Airbus: Pratt & Whitney, CFM on track with recovery plan for A320 engines

The delays in getting A320 aircraft engines from Pratt & Whitney and CFM International have left Airbus lagging behind the pace it needs to reach its full-year delivery goal. (Reuters)
Updated 14 June 2018
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Airbus: Pratt & Whitney, CFM on track with recovery plan for A320 engines

HAMBURG: Engine makers Pratt & Whitney and CFM are on track with a recovery plan after delays left Airbus having to park dozens of aircraft without engines, an executive at the European planemaker said on Thursday.
“We have agreed on a plan with both of them to catch up with production, both are now hitting the targets and are on track, which is good news,” Klaus Roewe, head of the A320 jet family program, told reporters in Hamburg as Airbus inaugurated a new assembly line for the best-selling single-aisle plane.
The delays in getting engines from United Technologies unit Pratt & Whitney and CFM International, co-owned by Safran and General Electric, have left Airbus lagging behind the pace it needs to reach its full-year delivery goal.
With jets left parked at its production sites while they wait for engines, Roewe said Airbus would have reduced production had it known the extent of the problems.
“Did we intend to build so many airframes to park them? For sure not,” Roewe said. “If we had known the size of the technical and industrial problems we might have slowed down production.”
He said Airbus would not be parking aircraft by the end of the year, but would still be in arrears in terms of deliveries.


Oil rises on million barrels OPEC pledge

Updated 3 min 14 sec ago
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Oil rises on million barrels OPEC pledge

  • Oil prices rose almost 3 percent on Friday as OPEC agreed a modest increase in output to compensate for losses in production at a time of rising global demand.
  • The Organization of the Petroleum Exporting Countries agreed on Friday to boost output from July.

LONDON: Oil prices jumped yesterday afternoon as OPEC announced a more modest production increase than forecast.

The group said yesterday that it and its allies would from next month bring production back in line with levels originally agreed in late 2016, equivalent to an increase of around 1 million barrels.

But analysts have warned that the reaffirmed commitment — an effective production increase given that a number of producers have cut output more than agreed— would not be enough to lower prices, given further supply disruptions on the horizon.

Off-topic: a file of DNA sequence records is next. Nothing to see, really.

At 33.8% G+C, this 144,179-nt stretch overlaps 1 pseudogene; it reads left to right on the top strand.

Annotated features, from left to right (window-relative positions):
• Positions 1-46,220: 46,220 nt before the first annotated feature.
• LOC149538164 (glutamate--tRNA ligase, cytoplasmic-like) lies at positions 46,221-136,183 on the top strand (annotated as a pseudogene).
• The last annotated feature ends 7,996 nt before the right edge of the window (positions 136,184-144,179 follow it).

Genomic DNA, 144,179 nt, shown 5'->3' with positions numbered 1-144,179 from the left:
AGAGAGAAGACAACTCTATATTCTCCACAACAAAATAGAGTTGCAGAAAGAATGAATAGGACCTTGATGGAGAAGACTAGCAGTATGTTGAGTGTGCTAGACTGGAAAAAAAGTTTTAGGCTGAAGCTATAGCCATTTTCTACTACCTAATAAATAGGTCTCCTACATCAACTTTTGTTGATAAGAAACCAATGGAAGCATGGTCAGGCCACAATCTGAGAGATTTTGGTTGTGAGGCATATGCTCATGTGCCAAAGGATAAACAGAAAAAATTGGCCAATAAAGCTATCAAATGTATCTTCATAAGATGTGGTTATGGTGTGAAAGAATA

OPEC Conference President and UAE Energy Minister Suhail Al-Mazrouei told reporters in Vienna that the target was a group-level commitment, and that individual production quotas for member states had not been set.

Adherence to the decision would be “challenging for those countries that are struggling with keeping their level of production,” he said, but he noted that other countries could pick up any shortfall.

“We will deal with it collectively,” he said, insisting that the group would not not exceed production agreements.

“It is difficult already to achieve that 100 percent,” he added. “No one intends to do anything beyond that.”

But Thomas Pugh, a commodities analyst with Capital Economics, said while OPEC currently had little spare capacity, production rebounds by key states might tempt members to over-produce.

“OPEC has found it difficult to police group quotas in the past so today’s decision runs the risk of production rising above its target,” he said.

“If production starts to rebound in Venezuela or Angola then the group may quickly exceed its quota.”

The lack of detail over individual commitments followed disagreements between Iran and Saudi Arabia about the level of increases ahead of the meeting, according to energy expert Cornelia Meyer.

“The ‘collective agreement’ to return to 100 percent compliance was in the end sufficiently fuzzy for them to get an agreement,” she told Arab News.

“But going forward the market is going to want to see more detail as to how it will be implemented — and by whom — before it impacts prices.”

Brent crude futures rose around 3 percent on the news, briefly exceeding $75 per barrel in early afternoon trading, with prices forecast to rise further in the short-term.

“The effective increase in output can easily be absorbed by the market and is not going to tip the oil balance into negative territory,” Harry Tchilinguirian, head of commodities strategy at BNP Paribas, told Reuters.

“I suspect the market will continue to grind higher, notably in view of oil inventories in the OECD being below the famous five-year average target and the ever present risk of supply outages in Venezuela and Libya.

The agreement is likely to do little to mollify those looking for higher output increases to ease pressure on prices, not least US President Donald Trump.

“Hope OPEC will increase output substantially. Need to keep prices down!” Trump tweeted yesterday, following the announcement of the agreement.

But Meyer noted that shifting macroeconomic trends — notably the prospect of growing trade wars between the US and trading partners like China and the EU — may see rising demand for oil slow or go into reverse.

“We’re out of the goldilocks scenario now,” she said.

“Both Saudi Arabia and Russia have talked up how much the market is short. From now on they may well have to talk it down in terms of that gap between supply and demand.”